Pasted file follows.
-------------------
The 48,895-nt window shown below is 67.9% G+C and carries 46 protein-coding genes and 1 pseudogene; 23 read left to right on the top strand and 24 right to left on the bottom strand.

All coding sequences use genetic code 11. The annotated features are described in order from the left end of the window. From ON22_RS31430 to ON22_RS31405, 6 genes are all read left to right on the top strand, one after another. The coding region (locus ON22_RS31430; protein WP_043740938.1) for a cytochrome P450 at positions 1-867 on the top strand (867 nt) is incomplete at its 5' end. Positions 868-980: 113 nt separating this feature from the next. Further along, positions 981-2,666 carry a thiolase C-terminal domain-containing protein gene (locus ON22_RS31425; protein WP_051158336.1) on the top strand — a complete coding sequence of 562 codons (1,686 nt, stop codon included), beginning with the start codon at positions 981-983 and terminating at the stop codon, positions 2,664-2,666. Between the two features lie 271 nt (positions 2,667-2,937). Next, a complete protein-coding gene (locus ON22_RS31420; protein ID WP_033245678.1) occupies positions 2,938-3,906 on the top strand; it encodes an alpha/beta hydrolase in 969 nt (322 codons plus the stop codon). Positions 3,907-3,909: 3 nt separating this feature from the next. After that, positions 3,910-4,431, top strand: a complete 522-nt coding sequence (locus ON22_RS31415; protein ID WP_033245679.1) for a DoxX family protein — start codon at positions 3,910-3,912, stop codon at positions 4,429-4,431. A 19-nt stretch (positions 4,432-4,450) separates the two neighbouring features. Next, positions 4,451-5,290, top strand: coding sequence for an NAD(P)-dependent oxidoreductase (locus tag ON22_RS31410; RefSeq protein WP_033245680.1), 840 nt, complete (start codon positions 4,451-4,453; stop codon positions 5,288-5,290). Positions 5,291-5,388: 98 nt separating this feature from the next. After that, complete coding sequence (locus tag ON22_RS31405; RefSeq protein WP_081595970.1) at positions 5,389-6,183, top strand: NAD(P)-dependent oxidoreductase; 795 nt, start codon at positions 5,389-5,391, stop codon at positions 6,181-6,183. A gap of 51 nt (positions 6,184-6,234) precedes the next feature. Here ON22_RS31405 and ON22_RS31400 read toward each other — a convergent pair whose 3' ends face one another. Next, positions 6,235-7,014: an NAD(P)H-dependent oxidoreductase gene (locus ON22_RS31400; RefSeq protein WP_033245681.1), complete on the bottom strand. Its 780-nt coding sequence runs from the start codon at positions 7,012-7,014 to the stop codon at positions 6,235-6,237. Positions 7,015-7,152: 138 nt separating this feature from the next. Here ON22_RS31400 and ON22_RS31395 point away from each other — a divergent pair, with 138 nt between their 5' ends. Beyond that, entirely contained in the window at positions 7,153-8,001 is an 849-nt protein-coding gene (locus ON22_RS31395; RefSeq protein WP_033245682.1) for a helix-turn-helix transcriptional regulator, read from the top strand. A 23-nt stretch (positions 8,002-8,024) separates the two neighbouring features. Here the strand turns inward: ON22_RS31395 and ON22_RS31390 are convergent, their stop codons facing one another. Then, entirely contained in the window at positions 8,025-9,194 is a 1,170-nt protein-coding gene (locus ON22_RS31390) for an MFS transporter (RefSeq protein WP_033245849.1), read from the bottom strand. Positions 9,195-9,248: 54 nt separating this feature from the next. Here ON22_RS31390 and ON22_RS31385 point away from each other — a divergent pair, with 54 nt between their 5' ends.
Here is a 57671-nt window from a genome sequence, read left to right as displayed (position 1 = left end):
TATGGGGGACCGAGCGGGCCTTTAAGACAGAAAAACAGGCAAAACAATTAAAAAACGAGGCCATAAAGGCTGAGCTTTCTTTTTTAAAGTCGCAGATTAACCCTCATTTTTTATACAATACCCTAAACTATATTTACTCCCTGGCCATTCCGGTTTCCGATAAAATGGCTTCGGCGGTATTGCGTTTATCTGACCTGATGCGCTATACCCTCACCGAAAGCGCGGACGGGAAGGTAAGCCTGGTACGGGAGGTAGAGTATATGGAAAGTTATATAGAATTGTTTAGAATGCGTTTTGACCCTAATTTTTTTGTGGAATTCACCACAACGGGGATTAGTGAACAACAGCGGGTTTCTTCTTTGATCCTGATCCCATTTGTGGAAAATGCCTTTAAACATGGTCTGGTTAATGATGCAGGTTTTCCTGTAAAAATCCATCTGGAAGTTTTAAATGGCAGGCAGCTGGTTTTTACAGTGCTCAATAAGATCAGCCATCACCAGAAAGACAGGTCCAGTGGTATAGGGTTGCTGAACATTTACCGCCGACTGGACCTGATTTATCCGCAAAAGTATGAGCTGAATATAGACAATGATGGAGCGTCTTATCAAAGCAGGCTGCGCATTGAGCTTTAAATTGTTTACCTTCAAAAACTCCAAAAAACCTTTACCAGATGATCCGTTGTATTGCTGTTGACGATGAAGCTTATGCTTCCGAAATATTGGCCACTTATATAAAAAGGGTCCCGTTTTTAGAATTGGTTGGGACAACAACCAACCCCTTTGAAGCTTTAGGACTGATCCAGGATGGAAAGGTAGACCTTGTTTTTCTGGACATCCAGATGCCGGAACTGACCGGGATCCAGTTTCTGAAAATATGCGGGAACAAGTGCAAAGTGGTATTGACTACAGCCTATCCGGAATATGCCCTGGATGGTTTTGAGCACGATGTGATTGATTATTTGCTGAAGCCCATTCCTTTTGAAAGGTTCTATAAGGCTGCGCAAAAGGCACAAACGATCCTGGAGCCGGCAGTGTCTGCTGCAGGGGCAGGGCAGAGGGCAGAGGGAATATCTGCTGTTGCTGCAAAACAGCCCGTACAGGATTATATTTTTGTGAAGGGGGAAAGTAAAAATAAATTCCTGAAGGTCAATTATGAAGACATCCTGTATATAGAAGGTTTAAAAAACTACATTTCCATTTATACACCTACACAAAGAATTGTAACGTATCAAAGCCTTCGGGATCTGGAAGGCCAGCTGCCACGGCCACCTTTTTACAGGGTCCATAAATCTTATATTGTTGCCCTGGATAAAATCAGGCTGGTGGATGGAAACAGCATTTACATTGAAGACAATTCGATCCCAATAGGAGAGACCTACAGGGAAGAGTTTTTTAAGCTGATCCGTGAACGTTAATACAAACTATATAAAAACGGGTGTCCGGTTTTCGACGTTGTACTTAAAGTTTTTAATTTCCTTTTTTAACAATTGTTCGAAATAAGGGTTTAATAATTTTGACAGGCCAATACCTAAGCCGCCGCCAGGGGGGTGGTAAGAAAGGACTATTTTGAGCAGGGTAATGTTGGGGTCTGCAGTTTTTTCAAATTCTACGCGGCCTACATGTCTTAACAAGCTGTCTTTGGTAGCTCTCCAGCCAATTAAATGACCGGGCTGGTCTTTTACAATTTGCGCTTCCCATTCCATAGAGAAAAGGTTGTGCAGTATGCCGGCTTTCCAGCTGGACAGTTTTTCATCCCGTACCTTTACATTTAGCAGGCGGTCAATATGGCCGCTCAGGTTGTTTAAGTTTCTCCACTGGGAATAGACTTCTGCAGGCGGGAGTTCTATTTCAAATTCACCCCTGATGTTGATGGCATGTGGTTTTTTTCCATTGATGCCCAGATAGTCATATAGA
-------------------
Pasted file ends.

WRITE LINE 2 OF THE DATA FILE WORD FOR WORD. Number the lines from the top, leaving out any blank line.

All coding sequences use genetic code 11. The annotated features are described in order from the left end of the window. From ON22_RS31430 to ON22_RS31405, 6 genes are all read left to right on the top strand, one after another. The coding region (locus ON22_RS31430; protein WP_043740938.1) for a cytochrome P450 at positions 1-867 on the top strand (867 nt) is incomplete at its 5' end. Positions 868-980: 113 nt separating this feature from the next. Further along, positions 981-2,666 carry a thiolase C-terminal domain-containing protein gene (locus ON22_RS31425; protein WP_051158336.1) on the top strand — a complete coding sequence of 562 codons (1,686 nt, stop codon included), beginning with the start codon at positions 981-983 and terminating at the stop codon, positions 2,664-2,666. Between the two features lie 271 nt (positions 2,667-2,937). Next, a complete protein-coding gene (locus ON22_RS31420; protein ID WP_033245678.1) occupies positions 2,938-3,906 on the top strand; it encodes an alpha/beta hydrolase in 969 nt (322 codons plus the stop codon). Positions 3,907-3,909: 3 nt separating this feature from the next. After that, positions 3,910-4,431, top strand: a complete 522-nt coding sequence (locus ON22_RS31415; protein ID WP_033245679.1) for a DoxX family protein — start codon at positions 3,910-3,912, stop codon at positions 4,429-4,431. A 19-nt stretch (positions 4,432-4,450) separates the two neighbouring features. Next, positions 4,451-5,290, top strand: coding sequence for an NAD(P)-dependent oxidoreductase (locus tag ON22_RS31410; RefSeq protein WP_033245680.1), 840 nt, complete (start codon positions 4,451-4,453; stop codon positions 5,288-5,290). Positions 5,291-5,388: 98 nt separating this feature from the next. After that, complete coding sequence (locus tag ON22_RS31405; RefSeq protein WP_081595970.1) at positions 5,389-6,183, top strand: NAD(P)-dependent oxidoreductase; 795 nt, start codon at positions 5,389-5,391, stop codon at positions 6,181-6,183. A gap of 51 nt (positions 6,184-6,234) precedes the next feature. Here ON22_RS31405 and ON22_RS31400 read toward each other — a convergent pair whose 3' ends face one another. Next, positions 6,235-7,014: an NAD(P)H-dependent oxidoreductase gene (locus ON22_RS31400; RefSeq protein WP_033245681.1), complete on the bottom strand. Its 780-nt coding sequence runs from the start codon at positions 7,012-7,014 to the stop codon at positions 6,235-6,237. Positions 7,015-7,152: 138 nt separating this feature from the next. Here ON22_RS31400 and ON22_RS31395 point away from each other — a divergent pair, with 138 nt between their 5' ends. Beyond that, entirely contained in the window at positions 7,153-8,001 is an 849-nt protein-coding gene (locus ON22_RS31395; RefSeq protein WP_033245682.1) for a helix-turn-helix transcriptional regulator, read from the top strand. A 23-nt stretch (positions 8,002-8,024) separates the two neighbouring features. Here the strand turns inward: ON22_RS31395 and ON22_RS31390 are convergent, their stop codons facing one another. Then, entirely contained in the window at positions 8,025-9,194 is a 1,170-nt protein-coding gene (locus ON22_RS31390) for an MFS transporter (RefSeq protein WP_033245849.1), read from the bottom strand. Positions 9,195-9,248: 54 nt separating this feature from the next. Here ON22_RS31390 and ON22_RS31385 point away from each other — a divergent pair, with 54 nt between their 5' ends.